Health in America
Health in America
Health in America

Hospitals

Patient in Presbyterian Hospital with family member during the New York City “Blackout,” 1965.

If you are seriously ill today, you go to the hospital, where an array of doctors, nurses, technicians as well as advanced technologies will treat your ailments. But in the 1800s there were relatively few hospitals, they largely served the poor and had no medical services that a private physician could not provide. The hospital administration was not controlled by professionals, but by religious orders and laypeople.

By 1920, this system had changed. Like other aspects of life, such as welfare, work and education, health care had moved from the home into the institution and become much more organized, developed and bureaucratic. This change was driven by new technologies and practices that could be provided only in the hospital: the x-ray, antiseptic surgery and clinical diagnostics. Successful physicians saw the hospital as the place to administer treatment and convinced the middle class clientele of this as well. The transformation of hospitals and their desirability can be seen in the increase from 178 in 1873 to nearly 5,000 in 1923.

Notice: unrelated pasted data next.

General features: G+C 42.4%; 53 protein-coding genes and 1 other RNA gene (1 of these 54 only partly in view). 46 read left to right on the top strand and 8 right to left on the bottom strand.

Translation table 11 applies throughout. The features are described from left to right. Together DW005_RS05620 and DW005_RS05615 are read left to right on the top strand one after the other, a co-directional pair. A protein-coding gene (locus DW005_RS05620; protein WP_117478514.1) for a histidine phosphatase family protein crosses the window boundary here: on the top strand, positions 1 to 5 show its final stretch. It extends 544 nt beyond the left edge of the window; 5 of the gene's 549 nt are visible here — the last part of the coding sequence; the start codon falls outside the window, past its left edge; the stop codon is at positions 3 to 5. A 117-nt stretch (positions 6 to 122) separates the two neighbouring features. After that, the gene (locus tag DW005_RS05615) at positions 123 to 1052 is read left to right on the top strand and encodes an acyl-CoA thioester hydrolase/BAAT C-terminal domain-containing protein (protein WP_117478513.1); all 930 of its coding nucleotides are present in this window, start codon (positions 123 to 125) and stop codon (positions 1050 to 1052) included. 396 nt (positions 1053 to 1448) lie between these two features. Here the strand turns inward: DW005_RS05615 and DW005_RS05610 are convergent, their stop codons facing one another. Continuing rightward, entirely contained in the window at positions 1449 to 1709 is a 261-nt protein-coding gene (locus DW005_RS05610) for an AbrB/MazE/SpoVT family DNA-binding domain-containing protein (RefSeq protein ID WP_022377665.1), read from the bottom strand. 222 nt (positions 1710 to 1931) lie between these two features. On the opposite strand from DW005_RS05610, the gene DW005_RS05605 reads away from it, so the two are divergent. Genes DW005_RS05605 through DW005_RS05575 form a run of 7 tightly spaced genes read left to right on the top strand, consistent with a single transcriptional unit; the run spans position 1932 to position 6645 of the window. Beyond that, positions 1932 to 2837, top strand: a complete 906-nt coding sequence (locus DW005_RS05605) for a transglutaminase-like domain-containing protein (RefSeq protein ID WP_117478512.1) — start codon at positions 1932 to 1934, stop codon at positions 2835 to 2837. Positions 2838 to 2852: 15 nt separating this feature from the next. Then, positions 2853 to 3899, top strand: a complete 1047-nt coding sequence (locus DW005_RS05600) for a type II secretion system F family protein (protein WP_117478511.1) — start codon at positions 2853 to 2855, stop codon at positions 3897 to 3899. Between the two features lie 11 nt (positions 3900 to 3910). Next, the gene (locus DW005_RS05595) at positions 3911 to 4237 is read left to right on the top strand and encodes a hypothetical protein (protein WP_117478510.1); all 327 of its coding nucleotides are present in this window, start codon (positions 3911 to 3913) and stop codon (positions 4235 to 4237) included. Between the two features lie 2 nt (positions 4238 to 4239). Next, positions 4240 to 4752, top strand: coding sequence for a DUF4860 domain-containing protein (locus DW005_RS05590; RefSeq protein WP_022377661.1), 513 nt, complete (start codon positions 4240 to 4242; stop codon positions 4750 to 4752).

Robert C. Hinckley painting, “First Operation Under Ether,” 1882-1893.

The increasing complexity of medicine also heightened the power of doctors in hospitals as lay administrators increasingly deferred authority to the trained professionals. Hospitals also became the place where new professionals would be trained. As the number of paying patients grew, hospitals catered to their needs by placing them in more private spaces instead of wards and providing better food and services. As voluntary non-profit hospitals took in these new patients, poor and chronically ill patients were often sent to county, state and municipal institutions.

The late 20th century hospital did not wholly break away from its traditions of charity, but how it was funded changed radically, with the advent of Blue Cross and Blue Shield, third party insurance, Medicare and Medicaid and direct aid from all levels of government. As hospital costs have risen and insurers have greater cost controls, there has been a trend toward the creation of large hospital networks, the closure of public and smaller community hospitals and the growth of for-profit hospitals.

Surgeons performing one of the world’s first stopped-heart surgeries at the Cleveland Clinic, 1956.